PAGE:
These retaining means, which are clearly visible in FIG. 3, are constitutedby a pair of side lugs 5 which are integrally formed with the plate 1 and which are directed perpendicularly downwardly from the plate. The two lugs5 extend longitudinally parallel to each other beneath the plate 1 and are spaced apart from each other by a distance (1') which is slightly less than the width (1) of the sheets (F) (see FIG. 4).
The bottom edges 5 of the lugs 5 are in the form of retaining hooks and prevent sheets (F.sub.2) placed between the two lugs 5 from falling downwards; they are thus suitable for supporting said sheets at a certain distance above the support surface (S) - which distance is designated by reference (K) in FIGS. 2 and 3.
Since the width (1) of the sheets is less than the distance (1') between the lugs, the sheets (F.sub.2) take up a slightly curved shape whose convex side is downwardly directed, thereby improving the quality of sheetretention provided by the fastening members 5, 50.
As shown more particularly in FIG. 4, the curving is made possible by virtue of the fact that the portions 30 of the rings 3 are slightly narrower than the cut-outs (d) provided in the edges of the sheets for receiving the rings. The curving applied to the sheets (F.sub.2) in this way improves their bending stiffness and prevents them from flopping out from the hooks 5, 50.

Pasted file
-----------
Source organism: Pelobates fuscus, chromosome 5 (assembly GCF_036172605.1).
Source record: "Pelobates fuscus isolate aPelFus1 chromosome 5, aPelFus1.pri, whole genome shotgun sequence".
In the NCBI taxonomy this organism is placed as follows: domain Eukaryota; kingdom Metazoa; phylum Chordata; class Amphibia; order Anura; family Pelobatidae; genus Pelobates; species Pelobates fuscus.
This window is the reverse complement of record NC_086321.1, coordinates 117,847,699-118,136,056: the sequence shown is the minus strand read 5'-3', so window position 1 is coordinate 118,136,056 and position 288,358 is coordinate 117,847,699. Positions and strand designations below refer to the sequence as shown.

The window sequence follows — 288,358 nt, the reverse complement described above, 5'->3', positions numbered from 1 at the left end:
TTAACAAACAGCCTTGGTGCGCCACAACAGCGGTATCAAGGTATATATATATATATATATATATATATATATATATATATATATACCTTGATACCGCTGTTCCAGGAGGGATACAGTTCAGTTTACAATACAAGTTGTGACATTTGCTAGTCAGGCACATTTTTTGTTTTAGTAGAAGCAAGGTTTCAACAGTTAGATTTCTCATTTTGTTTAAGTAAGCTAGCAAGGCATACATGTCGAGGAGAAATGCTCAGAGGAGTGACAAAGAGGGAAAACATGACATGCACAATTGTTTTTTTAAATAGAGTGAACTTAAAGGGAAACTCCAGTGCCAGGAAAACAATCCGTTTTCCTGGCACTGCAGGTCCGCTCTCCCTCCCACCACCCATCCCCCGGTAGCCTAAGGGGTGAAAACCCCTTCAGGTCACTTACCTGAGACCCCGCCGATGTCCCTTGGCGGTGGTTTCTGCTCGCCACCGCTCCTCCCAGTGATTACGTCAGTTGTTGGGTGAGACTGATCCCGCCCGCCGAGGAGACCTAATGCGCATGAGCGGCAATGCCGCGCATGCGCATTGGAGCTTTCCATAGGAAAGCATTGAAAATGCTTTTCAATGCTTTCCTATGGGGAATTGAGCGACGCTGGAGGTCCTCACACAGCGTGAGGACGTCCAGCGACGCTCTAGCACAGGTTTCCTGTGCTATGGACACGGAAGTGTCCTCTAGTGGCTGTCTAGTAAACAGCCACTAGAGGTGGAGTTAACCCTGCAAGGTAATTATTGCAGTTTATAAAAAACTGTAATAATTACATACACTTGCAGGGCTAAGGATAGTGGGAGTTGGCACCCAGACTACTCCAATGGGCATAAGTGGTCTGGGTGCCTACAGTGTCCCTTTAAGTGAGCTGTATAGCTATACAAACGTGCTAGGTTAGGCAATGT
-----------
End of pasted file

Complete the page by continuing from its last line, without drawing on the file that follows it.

The user can write on the front face of the first sheet (F) of the block onthe plate 1, with the face 10 then serving as a writing surface, in particular to write down appointments. The user can also write on the backof the same sheet by turning it through 180to bring the sheet to rest behind the device on the support surface (S), such as a table or a desk. Finally, the user can store and archive the sheet by passing it beneath the plate 1 and by moving it between the side lugs 5 and above the hooks 50. The sheets are thus archived without changing their order (e.g. chronological order), and it is easy to find a sheet which has been archived by extracting the sheets (F.sub.2) from between the hooks 5, 50 and bringing them back on top of the plate 1.